hardiness-zones hardiness zones 9-11

The sweet orange, also called the navel orange, is a hybrid of a pomelo and mandarin. This is probably the orange you picture when you think of oranges: large, round, and bright orange.

This tree is a little finicky; it hates to be repotted. If you need to repot it, be super careful not to disturb the roots, or you’ll have an unhappy tree. Try to choose a large container up front that will allow plenty of room for growth for many years to come so you can reduce plant stress as much as possible.

When pruning the sweet orange tree, avoid cutting new wood. Flowers grow on new wood, so removing it means losing your crop. The soil should be kept moist for the best results, though it is tolerant of drought once it’s established. Keep it outdoors for as long as possible, making sure to keep it protected from cool temperatures.


A close-up reveals tangelo fruits with a luscious orange hue, ripe and inviting. Nestled beside them are verdant leaves, their deep green contrasting beautifully with the citrusy brightness of the fruits.
A hybrid fruit, tangelos combine tangerines and grapefruits, offering a sweet-tart flavor.
botanical-name botanical name Citrus x tangelo
sun-requirements sun requirements Full sun to partial shade
height height 8-12 feet
hardiness-zones hardiness zones 8-11

Tangelos are a cross between tangerines (mandarins) and grapefruits. The fruit is a well-balanced mix of sweet and tart and has an easy-to-peel rind, making it the perfect snack.

The fruit is bright orange and rounded with a little neck at the stem, much like a bell or pear. The bright fruits contrast well with the dark, glossy green leaves, making this plant a gorgeous one to grow inside.

Tangelos are generally pest-free, though you should still watch out for common pest problems that affect a variety of indoor and outdoor plants you may have nearby. Keep the tree out of cool temperatures and provide it with as much sunlight as possible; however, it can tolerate partial shade but don’t expect it to be at its peak.


A close-up reveals a yuzu tree adorned with ripe yellow fruits, exuding freshness and vitality. Its lush green leaves provide a rich backdrop, enhancing the citrusy allure of the bountiful yuzu harvest in the serene setting.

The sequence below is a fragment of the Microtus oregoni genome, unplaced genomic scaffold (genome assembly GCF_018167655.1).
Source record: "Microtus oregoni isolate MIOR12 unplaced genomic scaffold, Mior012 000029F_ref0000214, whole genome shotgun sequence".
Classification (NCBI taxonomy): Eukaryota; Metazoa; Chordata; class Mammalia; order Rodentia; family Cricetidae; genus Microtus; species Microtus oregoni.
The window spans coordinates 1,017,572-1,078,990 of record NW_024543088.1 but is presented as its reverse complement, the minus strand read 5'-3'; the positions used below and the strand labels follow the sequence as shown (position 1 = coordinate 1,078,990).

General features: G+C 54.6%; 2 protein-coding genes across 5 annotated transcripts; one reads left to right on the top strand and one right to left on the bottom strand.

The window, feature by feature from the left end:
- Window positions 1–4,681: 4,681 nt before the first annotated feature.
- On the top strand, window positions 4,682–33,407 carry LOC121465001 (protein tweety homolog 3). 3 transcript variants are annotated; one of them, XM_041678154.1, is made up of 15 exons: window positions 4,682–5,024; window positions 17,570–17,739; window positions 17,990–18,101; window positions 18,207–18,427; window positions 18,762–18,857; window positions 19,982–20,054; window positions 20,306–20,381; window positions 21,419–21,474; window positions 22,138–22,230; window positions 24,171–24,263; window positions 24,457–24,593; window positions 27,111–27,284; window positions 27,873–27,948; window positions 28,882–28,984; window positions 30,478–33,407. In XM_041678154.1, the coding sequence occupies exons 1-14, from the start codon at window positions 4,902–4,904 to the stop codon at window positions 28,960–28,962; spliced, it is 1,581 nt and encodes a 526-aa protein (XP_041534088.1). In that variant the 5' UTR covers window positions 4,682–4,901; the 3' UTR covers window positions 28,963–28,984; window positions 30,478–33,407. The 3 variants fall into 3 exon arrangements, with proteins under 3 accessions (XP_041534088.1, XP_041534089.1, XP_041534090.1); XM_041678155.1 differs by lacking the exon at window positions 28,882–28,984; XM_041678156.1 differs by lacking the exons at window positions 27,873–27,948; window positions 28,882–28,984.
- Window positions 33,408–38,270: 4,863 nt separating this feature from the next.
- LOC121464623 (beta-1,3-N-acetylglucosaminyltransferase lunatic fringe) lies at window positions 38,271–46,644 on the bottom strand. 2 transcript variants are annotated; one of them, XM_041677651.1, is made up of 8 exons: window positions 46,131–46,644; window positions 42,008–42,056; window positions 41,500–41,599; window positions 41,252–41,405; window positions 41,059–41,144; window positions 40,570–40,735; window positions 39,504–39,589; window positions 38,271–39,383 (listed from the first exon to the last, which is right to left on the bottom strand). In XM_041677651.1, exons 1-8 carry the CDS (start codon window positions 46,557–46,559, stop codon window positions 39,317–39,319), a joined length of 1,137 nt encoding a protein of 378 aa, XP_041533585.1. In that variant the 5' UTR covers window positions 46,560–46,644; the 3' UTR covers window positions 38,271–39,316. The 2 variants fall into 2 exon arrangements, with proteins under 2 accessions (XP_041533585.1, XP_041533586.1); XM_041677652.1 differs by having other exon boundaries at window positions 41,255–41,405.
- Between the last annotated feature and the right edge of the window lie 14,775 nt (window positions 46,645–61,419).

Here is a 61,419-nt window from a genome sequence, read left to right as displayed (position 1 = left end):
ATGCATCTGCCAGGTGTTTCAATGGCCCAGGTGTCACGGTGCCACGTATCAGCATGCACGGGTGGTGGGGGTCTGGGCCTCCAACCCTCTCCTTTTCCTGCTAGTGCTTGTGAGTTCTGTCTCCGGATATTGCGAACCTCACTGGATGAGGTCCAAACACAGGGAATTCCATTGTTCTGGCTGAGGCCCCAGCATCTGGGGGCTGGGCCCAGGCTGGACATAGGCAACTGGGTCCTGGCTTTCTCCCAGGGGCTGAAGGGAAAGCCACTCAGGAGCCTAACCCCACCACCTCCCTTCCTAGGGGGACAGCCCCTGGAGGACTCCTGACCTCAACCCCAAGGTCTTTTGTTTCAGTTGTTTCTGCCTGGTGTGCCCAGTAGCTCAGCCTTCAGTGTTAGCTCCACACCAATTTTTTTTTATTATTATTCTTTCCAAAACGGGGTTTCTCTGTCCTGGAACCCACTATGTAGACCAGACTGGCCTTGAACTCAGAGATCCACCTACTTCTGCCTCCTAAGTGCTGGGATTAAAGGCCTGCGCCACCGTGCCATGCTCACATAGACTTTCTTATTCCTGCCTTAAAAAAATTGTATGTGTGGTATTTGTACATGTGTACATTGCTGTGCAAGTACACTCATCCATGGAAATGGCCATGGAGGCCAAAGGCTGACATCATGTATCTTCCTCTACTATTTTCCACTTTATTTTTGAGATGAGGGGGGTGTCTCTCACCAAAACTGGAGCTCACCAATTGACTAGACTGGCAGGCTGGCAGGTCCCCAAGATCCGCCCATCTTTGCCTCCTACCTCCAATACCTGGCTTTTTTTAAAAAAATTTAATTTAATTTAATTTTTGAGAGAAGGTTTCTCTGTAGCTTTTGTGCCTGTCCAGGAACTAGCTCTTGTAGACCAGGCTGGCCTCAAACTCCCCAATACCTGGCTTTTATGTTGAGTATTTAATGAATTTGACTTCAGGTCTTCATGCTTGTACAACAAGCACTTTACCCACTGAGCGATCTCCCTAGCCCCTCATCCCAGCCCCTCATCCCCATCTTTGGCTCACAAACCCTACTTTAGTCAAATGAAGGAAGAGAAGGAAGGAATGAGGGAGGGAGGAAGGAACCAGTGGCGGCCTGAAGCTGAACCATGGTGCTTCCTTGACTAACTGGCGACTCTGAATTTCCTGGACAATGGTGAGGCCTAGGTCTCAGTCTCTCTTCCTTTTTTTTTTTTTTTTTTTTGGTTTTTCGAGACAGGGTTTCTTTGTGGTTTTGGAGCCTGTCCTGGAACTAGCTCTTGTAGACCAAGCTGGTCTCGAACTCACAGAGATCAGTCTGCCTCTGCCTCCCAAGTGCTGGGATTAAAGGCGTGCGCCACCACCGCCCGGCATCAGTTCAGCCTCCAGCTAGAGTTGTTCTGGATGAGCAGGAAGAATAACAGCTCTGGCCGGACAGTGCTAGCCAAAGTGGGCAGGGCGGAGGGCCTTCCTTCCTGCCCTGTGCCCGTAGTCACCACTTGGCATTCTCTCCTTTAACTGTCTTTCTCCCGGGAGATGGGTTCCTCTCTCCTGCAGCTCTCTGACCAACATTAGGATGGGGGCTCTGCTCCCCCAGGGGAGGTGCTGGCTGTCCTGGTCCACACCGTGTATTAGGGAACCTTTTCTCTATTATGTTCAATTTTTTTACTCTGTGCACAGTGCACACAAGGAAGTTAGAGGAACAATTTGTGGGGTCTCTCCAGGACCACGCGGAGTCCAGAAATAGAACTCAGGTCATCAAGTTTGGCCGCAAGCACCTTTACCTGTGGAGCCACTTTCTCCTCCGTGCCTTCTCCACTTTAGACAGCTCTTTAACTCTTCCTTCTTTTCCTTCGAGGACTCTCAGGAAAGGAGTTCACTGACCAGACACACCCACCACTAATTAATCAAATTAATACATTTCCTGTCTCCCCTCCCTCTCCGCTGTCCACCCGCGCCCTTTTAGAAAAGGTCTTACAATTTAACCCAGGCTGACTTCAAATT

Ideal for cooler climates, the yuzu tree yields tart, yellowish-orange fruits.
botanical-name botanical name Citrus x junos
sun-requirements sun requirements Full sun
height height 6-25 feet
hardiness-zones hardiness zones 8-11

You might struggle to find a yuzu plant, which is also called a Japanese citron, but once you do, you won’t regret it. This tree is beautiful to look at and grows medium-sized yellowish-orange fruits that are round with bumpy skin. The juice is quite tart, so it’s an acquired taste that may be too much for some. 

Yuzu trees are ideal for cooler climates because they’re the most frost-tolerant citrus plant, allegedly surviving down to 10°F (-12°C). Despite this, you should still keep it away from cool temperatures and offer it plenty of sunlight so it can give you its brightest colors.

Final Thoughts

If you’ve ever felt limited by your cool climate, turn to the great indoors. Many citrus trees can thrive when they spend their summer outdoors and stay shielded from the elements for the rest of the year. As long as you give your plant as much light as possible, provide them with ample water and nutrients, and be mindful of how to prune them, you’ll be well on your way to homegrown lemons, limes, yuzus, and beyond.

A close-up of a cluster of ripe hardy kiwi berries hanging from a vine. The berries are smooth-skinned and green, with a few fuzzy red hairs at the blossom end. They appear almost jewel-like against the backdrop of dark green leaves, hinting at the juicy sweetness within.